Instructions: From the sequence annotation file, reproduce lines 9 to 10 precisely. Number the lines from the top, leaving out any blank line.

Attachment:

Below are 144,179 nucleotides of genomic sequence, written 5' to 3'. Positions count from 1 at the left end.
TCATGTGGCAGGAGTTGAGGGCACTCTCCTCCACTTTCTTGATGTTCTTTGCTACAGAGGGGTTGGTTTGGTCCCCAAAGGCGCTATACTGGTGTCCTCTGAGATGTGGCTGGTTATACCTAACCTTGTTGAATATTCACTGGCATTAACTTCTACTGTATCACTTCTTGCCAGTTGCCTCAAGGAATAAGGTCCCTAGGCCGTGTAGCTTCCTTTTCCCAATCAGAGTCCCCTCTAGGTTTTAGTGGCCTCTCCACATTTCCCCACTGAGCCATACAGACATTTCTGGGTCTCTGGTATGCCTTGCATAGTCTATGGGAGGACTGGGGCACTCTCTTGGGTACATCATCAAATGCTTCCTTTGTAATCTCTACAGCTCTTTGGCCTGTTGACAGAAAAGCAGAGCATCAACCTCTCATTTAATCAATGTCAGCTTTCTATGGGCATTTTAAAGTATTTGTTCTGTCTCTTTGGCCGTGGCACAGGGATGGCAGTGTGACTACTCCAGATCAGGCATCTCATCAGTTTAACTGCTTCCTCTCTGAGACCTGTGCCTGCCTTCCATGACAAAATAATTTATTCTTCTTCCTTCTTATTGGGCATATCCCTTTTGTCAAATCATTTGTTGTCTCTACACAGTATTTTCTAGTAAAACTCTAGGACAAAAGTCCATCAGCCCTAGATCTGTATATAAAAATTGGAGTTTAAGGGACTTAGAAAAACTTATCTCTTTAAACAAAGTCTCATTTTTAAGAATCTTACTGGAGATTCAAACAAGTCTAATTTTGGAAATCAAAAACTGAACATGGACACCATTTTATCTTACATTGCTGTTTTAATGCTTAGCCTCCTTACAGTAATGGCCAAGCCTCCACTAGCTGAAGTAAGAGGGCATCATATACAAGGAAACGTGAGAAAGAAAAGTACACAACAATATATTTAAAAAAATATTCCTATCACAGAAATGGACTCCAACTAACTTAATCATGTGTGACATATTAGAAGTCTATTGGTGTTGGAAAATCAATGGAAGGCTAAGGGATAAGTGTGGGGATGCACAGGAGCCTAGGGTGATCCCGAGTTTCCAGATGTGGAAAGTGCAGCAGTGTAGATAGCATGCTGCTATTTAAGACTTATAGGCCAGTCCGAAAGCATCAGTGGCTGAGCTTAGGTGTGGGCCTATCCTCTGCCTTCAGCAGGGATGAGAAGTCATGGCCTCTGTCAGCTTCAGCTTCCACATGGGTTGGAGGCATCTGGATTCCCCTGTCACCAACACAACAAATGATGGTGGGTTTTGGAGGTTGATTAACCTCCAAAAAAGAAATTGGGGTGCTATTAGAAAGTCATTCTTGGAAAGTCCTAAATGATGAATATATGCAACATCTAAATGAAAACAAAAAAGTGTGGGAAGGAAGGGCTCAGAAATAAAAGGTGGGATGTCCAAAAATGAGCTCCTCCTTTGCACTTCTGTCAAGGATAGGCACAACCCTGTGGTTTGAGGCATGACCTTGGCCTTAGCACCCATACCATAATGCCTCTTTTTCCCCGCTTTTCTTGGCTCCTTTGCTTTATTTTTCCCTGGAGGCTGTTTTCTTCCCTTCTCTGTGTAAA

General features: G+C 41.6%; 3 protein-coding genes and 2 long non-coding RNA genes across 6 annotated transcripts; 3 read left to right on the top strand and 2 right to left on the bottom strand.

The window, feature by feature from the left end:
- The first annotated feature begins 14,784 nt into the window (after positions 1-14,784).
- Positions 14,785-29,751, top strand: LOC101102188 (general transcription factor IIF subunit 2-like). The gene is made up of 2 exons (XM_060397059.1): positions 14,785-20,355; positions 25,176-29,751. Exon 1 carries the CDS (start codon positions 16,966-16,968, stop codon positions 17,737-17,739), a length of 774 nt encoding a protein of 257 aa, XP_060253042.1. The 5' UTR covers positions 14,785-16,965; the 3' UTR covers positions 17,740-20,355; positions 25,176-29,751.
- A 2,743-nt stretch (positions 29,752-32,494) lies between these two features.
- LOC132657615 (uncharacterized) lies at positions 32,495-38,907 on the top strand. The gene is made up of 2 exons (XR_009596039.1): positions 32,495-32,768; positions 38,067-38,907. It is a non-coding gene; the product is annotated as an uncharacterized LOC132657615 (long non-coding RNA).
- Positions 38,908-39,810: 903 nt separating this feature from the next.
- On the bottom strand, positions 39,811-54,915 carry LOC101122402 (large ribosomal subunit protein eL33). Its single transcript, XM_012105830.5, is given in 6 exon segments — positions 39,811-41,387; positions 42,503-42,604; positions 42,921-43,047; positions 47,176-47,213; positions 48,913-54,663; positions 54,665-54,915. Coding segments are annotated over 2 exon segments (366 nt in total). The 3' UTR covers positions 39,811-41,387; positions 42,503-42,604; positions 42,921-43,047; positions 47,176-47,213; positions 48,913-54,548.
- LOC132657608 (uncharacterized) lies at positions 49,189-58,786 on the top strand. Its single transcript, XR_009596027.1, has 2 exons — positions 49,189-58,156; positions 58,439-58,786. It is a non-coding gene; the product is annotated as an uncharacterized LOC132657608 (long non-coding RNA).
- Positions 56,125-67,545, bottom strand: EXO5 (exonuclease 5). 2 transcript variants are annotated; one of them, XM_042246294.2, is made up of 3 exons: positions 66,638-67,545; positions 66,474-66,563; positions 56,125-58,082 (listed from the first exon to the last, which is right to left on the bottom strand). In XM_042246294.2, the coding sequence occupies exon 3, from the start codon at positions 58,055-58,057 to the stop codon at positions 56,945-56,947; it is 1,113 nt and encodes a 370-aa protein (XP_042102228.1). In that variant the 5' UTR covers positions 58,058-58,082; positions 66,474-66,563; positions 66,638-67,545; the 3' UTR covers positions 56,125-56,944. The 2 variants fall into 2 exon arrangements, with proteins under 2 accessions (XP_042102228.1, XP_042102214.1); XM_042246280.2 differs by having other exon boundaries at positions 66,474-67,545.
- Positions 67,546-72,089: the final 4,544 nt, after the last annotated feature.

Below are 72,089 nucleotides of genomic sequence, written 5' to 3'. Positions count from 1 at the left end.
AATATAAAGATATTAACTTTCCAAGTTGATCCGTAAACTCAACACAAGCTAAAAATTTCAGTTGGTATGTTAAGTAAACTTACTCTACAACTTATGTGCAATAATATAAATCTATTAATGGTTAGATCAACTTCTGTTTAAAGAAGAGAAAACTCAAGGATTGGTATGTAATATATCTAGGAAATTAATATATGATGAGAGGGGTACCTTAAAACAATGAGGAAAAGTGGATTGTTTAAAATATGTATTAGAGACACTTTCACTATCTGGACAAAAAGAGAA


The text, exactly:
- Positions 38,908-39,810: 903 nt separating this feature from the next.
- On the bottom strand, positions 39,811-54,915 carry LOC101122402 (large ribosomal subunit protein eL33). Its single transcript, XM_012105830.5, is given in 6 exon segments — positions 39,811-41,387; positions 42,503-42,604; positions 42,921-43,047; positions 47,176-47,213; positions 48,913-54,663; positions 54,665-54,915. Coding segments are annotated over 2 exon segments (366 nt in total). The 3' UTR covers positions 39,811-41,387; positions 42,503-42,604; positions 42,921-43,047; positions 47,176-47,213; positions 48,913-54,548.